Love is a fire. But whether it is going to warm your hearth or burn down your house, you can never tell.
― Joan Crawford
It’s something that I have noticed previously but not given much thought to. I realise now how it works. Funny to put something so ineffable into a logical pattern of mathematics. After all, emotions aren’t logical. They just are.
The butterflies start to fade. The little idiosyncrasies you once thought of as cute little quirks become annoying. The physicality starts to show flaws. You notice the odd dents and bumps. Your heart doesn’t flutter at the cute texts. You feel no qualms about looking at other men. You notice that you have nothing more to talk about or heck, maybe you never did. Congratulations, you’ve hit your 3 month mark and it’s time to pull the plug. He may be interested, but you no longer are.
It’s been going great. The butterflies lasted the 3 month mark and you think it might last. He’s met your friends. Some of them like him and think you two make a cute couple, some of them think he’s not good enough. The romantic little comments you once found so cute have lost their charm. You feel tied down, a little suffocated. The jealousy that you once felt translated into care is now stifling. You need more and more space; and the more you step back, the tighter he begins to cling. He sings to you and though you should think it’s romantic, you feel embarrassed. You feel guilt. What is that guilt about? It’s because while he seems to be falling more into you, you seem to be falling out of him. That’s right, you’re not in love. If you let this go on, he will fall in love with you and you would have led the poor guy on for nothing. Your own feelings are fading. So you do the mature thing, you break it off. Let him be with someone who’ll love him and you open yourself up to someone who you can love.
You got past the 6 months. He said “I love you” and though you weren’t sure, you thought what you felt was love, so you said it back. Little things are now annoyances. You think it’s love so you tell yourself that you’re just being cranky. You fight more often than not. The fights are silly and though they can be avoided, the only way to keep the relationship interesting is to create this tension. It’s the only way you feel anything anymore. He says he loves you, you say you love him. You’re confused about how your love is so weak. Then comes another guy, it’s just a crush. You realise that if you were in love, you wouldn’t want another. You start to question your relationship, you start to question what you want. You’re guilty. Is he attracted to other women the way you are to other men? This can’t be love. You drive yourself crazy; displacing your own guilt and putting the fault on him. Till one day, you realise that you don’t love him. Maybe you never did, maybe you never knew what love really was. It’s not him, it’s you. It’s over, goodbye.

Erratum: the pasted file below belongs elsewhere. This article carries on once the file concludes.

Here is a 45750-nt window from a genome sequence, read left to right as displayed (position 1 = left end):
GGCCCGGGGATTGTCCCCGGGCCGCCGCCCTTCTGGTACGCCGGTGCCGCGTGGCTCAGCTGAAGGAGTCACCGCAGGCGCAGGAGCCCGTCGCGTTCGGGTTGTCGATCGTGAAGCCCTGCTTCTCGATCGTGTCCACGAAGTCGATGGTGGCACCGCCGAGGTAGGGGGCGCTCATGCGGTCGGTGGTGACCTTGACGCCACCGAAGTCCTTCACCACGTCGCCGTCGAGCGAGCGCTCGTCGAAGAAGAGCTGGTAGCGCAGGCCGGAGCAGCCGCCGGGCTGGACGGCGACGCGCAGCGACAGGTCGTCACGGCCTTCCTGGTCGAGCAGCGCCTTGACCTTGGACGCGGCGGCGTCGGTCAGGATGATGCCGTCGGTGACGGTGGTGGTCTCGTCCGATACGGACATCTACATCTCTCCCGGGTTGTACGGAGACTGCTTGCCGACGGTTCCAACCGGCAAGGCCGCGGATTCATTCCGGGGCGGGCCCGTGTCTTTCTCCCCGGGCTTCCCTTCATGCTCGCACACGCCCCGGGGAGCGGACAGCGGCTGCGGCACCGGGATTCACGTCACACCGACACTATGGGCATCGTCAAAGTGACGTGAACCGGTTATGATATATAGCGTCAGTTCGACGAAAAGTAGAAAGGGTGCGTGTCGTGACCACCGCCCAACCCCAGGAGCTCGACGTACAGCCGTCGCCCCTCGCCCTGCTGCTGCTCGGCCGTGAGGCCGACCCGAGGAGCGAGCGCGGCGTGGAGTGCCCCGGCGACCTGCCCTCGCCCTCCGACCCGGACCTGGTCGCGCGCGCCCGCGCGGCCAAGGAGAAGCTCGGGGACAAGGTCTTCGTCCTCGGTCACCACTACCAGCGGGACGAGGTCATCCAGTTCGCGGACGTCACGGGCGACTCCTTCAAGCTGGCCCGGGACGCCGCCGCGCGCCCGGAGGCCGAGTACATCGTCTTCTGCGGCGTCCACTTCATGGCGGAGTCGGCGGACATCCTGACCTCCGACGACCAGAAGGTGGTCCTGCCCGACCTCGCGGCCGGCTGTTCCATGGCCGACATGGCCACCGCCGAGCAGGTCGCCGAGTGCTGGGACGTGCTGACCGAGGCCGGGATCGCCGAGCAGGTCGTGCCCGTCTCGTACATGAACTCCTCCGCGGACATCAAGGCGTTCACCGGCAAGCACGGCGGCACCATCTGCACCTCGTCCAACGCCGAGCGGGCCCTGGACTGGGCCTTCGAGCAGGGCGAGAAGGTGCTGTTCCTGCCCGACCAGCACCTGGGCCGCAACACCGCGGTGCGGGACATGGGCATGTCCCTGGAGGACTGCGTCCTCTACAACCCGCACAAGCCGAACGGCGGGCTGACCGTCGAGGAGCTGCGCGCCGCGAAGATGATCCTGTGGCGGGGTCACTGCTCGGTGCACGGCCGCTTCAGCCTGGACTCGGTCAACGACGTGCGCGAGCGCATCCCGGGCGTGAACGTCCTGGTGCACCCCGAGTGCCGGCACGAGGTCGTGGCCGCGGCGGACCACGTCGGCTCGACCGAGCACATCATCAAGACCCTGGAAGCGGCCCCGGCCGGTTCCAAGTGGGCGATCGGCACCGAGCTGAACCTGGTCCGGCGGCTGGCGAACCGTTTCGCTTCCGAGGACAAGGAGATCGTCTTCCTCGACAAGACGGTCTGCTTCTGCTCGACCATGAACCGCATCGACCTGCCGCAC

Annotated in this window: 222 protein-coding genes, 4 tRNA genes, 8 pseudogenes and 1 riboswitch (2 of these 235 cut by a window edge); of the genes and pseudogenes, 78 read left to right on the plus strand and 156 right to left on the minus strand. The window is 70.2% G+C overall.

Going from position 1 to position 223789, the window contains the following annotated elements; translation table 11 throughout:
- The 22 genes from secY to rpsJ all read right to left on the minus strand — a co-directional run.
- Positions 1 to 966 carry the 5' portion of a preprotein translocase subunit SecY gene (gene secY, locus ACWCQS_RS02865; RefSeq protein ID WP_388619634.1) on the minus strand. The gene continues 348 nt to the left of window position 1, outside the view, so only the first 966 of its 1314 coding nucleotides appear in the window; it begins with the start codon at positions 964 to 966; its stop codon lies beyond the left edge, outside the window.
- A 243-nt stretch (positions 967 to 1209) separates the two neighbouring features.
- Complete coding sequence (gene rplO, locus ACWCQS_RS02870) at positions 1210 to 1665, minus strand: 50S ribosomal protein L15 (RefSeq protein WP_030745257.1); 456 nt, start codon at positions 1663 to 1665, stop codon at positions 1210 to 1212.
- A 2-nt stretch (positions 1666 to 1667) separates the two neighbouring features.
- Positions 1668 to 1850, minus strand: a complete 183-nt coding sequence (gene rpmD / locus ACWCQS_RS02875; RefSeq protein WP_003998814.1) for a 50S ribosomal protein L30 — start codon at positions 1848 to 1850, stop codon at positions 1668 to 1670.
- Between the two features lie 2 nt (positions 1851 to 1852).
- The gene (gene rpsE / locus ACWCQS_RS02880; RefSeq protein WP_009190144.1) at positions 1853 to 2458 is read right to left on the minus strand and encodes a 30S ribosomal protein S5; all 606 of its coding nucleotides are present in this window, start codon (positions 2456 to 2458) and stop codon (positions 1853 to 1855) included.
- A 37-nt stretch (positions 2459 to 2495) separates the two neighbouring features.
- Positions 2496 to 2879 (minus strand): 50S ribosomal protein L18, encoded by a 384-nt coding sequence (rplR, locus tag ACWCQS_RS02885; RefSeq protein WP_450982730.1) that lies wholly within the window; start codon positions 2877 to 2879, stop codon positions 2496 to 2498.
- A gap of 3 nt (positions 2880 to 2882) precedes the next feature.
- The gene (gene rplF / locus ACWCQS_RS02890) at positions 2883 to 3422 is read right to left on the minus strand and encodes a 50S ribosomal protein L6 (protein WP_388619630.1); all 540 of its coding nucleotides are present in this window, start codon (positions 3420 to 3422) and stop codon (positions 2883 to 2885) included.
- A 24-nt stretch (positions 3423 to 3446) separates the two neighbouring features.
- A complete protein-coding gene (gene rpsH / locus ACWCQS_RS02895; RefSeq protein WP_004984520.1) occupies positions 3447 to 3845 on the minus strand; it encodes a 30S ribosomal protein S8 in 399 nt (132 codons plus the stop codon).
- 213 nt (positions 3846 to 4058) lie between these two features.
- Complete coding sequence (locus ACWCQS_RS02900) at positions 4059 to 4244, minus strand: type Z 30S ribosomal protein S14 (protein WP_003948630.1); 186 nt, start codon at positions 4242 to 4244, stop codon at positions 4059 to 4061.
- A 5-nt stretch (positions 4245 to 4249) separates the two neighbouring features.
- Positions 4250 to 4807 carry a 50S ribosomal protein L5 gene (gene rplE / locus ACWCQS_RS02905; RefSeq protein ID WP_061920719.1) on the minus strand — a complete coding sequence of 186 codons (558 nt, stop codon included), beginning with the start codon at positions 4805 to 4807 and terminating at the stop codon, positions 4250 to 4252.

You’re in love. You finally know what it is to be in love. Your every waking moment is about him and his world is you. He tells you that you’re the love of his life. The passion is intense. The fights though not trivial, are like little wars. Each one trying to win the battle. You punch holes in the relationship and you don’t even realise it. You tell yourself you two are meant to be; that fights are normal and healthy in every relationship. He does something stupid, you fight, you walk out, he begs forgiveness, you melt and let it all go. It’s a vicious cycle of drama. Your friends see his faults. Though they get along, he can’t hide his flaws from them anymore. Your parents think you’ll get married. You think you two will get married. He tells you you’re the love of his life; you believe he is the love of yours. You forget – you two are incompatible. You fight like crazy, it’s unhealthy. You don’t agree on the important questions. Yet, you say it’s love so you try. You break up and you get back together. Eventually, either he has fallen out of love with you or you have fallen out of love with him.
Past the 12 month mark is supposedly when the “honeymoon period” is over and you really get to know each other. If you survive that, it’s possible to go on.
Like I said, multiples of 3. You still have 15, 18, 21, 24, 27, 30, 33, 36 and so on.
I should hope that maybe after that 36 month mark is when you are completely sure. Both of you are completely in love, it is meant to be, your relationship is healthy.
I guess it’s around then that you are either in love and married. If not, you’ve stretched, what should’ve ended at 12 months, the doomed relationship as far as it can go, and it’s time to break free. Of course, nobody ever said you’d come out completely in tact.
Regardless, it’s all in multiples of 3.[youtube http://youtu.be/-J7J_IWUhls]